How are things going for the season ticket sales? According to New York Times columnist Richard Sandomir, we don’t exactly know. While the upper bowl is completely filled, the team isn’t giving out numbers on the lower bowls.
The Jets are not saying exactly where they are in the sales process other than to say it is going well.
“We expected a drop-off after the season, but they’ve kept up at a strong pace,” said Matt Higgins, the Jets’ executive vice president for business operations. “We’re not putting out claims that we’ll sell out tomorrow, but we expect to sell out before the season.”
Higgins said that about a month ago, the team repriced about 6,000 seats in sections straddling the goal line, cutting $10,000 licenses to $7,500 and $6,000 each. “We’re almost sold out of them,” he said.
The team’s in-house sales force is seeking P.S.L. buyers beyond its base of season-ticket holders and its waiting list. Higgins said that sales people had been cold-calling individual and corporate buyers.
“We’ve been doing that for some time,” he said. “We buy lists, we call targets identified by a media-buying firm.” He added, “You can’t sell out club seats by selling to your existing season-ticket base.”
Higgins said the team had sold out of its 27,000 upper-deck seats, which were available without licenses, and cost $95 to $125 per game for season tickets. But some of those seats have opened up as fans upgraded to licensed seats nearby when those ticket prices were cut.
82,500 minus 27,000 is 55,500, and if the team isn’t saying, then it’s probably not good, because it means they’re still hoping to get max dollar on whatever inventory remains and the best way to do that is to say nothing. If it was public as to how many seats remained, those who have already made purchases might get some buyer’s remorse, and anyone who was thinking of getting in would probably hold the team’s feet to the fire in terms of the sale price.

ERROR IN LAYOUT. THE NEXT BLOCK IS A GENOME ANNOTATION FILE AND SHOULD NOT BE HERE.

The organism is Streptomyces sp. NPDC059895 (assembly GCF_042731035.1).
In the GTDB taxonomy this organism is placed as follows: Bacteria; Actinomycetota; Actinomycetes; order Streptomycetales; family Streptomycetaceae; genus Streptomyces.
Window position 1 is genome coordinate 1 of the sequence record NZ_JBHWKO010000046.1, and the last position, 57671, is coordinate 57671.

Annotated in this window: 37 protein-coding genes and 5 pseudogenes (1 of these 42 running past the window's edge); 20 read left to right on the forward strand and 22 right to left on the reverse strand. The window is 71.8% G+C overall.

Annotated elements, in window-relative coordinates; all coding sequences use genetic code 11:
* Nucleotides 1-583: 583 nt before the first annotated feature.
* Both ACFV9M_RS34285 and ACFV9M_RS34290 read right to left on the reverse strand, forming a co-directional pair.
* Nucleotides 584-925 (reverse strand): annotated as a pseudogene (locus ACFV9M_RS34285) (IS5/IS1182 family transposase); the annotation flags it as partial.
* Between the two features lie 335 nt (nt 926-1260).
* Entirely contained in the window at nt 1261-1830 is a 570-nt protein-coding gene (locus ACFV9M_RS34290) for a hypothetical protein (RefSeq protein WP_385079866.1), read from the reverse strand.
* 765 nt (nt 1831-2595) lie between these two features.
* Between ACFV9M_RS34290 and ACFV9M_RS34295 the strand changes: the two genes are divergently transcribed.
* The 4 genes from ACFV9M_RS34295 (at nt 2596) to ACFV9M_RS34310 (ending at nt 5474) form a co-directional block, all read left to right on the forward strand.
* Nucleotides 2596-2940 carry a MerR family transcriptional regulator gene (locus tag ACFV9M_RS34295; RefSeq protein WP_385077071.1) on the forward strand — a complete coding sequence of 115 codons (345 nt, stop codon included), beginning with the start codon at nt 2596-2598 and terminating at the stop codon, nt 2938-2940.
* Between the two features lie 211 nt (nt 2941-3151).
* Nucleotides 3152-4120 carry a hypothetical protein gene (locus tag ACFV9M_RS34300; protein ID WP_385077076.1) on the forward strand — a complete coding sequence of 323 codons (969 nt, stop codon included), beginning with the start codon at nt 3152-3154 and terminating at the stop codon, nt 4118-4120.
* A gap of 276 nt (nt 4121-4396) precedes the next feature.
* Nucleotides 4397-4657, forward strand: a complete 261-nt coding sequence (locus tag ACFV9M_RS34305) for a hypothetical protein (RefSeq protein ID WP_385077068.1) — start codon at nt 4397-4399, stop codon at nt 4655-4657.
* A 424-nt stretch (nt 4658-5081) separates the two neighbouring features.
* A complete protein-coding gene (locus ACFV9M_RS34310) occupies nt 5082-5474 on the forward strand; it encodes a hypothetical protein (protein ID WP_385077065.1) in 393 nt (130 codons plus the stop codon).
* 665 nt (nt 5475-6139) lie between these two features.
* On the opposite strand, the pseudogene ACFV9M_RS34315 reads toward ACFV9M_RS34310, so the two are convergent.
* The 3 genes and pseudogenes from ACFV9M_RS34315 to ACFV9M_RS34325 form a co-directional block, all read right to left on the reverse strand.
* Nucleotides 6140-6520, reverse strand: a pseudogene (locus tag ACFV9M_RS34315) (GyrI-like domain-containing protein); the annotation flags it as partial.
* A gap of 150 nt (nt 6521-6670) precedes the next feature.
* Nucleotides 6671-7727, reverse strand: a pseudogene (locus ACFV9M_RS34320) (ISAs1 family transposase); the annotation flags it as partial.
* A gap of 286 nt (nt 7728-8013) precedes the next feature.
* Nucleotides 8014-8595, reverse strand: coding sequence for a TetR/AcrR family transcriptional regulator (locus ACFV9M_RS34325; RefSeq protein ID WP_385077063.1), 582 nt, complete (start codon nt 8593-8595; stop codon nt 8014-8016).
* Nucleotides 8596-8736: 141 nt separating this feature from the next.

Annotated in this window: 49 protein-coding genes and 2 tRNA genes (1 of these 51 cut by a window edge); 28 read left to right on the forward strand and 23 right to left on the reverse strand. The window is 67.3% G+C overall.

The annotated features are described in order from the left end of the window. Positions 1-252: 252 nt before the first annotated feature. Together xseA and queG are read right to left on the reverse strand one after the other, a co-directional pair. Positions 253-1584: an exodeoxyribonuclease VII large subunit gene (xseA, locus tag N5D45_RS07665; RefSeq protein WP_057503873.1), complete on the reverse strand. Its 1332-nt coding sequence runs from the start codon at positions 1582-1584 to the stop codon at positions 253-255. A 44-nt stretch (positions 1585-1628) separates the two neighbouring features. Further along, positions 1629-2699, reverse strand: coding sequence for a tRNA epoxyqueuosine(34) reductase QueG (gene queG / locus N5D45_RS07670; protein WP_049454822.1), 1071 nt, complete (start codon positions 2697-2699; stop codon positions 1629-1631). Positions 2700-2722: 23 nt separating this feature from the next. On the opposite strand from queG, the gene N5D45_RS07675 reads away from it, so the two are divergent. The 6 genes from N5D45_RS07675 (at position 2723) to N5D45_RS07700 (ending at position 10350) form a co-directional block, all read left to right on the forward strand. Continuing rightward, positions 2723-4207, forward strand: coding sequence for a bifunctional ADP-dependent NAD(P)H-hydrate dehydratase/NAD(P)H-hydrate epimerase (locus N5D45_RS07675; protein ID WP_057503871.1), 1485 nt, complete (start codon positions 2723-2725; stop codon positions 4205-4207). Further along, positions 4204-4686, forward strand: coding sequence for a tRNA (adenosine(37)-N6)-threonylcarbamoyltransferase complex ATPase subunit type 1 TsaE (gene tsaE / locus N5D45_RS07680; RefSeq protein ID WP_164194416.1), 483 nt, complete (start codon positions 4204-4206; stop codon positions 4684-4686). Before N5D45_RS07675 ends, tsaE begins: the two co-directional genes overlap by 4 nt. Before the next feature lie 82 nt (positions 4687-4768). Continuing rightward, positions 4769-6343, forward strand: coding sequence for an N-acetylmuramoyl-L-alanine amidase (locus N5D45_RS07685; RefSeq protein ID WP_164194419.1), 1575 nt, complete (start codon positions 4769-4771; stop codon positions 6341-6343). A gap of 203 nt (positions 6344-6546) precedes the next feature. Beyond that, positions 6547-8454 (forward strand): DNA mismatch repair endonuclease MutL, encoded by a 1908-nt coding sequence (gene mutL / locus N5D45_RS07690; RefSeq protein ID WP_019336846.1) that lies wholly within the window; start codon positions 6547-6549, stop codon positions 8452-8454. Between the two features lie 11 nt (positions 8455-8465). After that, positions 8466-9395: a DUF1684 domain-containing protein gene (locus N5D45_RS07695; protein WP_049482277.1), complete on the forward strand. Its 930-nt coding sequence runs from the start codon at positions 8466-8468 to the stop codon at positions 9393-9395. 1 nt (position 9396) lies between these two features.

While we’re sure that the lower seats have sold a fair share, I’d still venture to guess that there’s a healthy base of lower seats still available to fans — and might be into 2011 or 2012 season. Basically what we predicted to happen, sounds like has happened. Season ticketholders with the best seats (and best seniority) have flocked to the upper bowl, where seats have no PSLs associated leaving the lower bowl a ghost town at hundreds of dollars a seat, and tens of thousands per PSL.
By looking at the official PSL map, I can see why the lower end zone seats sold so quickly, it’s the best deal on the lower level, so potential ticket holders rushed at the opportunity to get lower bowl seats so “cheap” … when you compare it to $15,000, $30,000, even $50,000 for PSLs attached to other lower bowl seats.
I’ve never been reticent to say that I think that PSLs are a less than savory method for teams to get fans to subsidize the single biggest way for an NFL team to make money that stays exclusively with that team (not shared revenue like TV contracts) and thirty years from now, when a new stadium is built, guess who’s going to have to pay for PSLs again? So while fans invest into helping defray the cost of building the stadium for the teams, that investment is not recouped via the concerts or Super Bowl or any other such revenue that the team will draw from the stadium.
Personally, if I had the money to spend on seats I wouldn’t, but that’s just me. I love being at the game, but for my money, I’d spend the requisite $10,000-$20,000 on renovating a room into a home theatre, or something to that effect.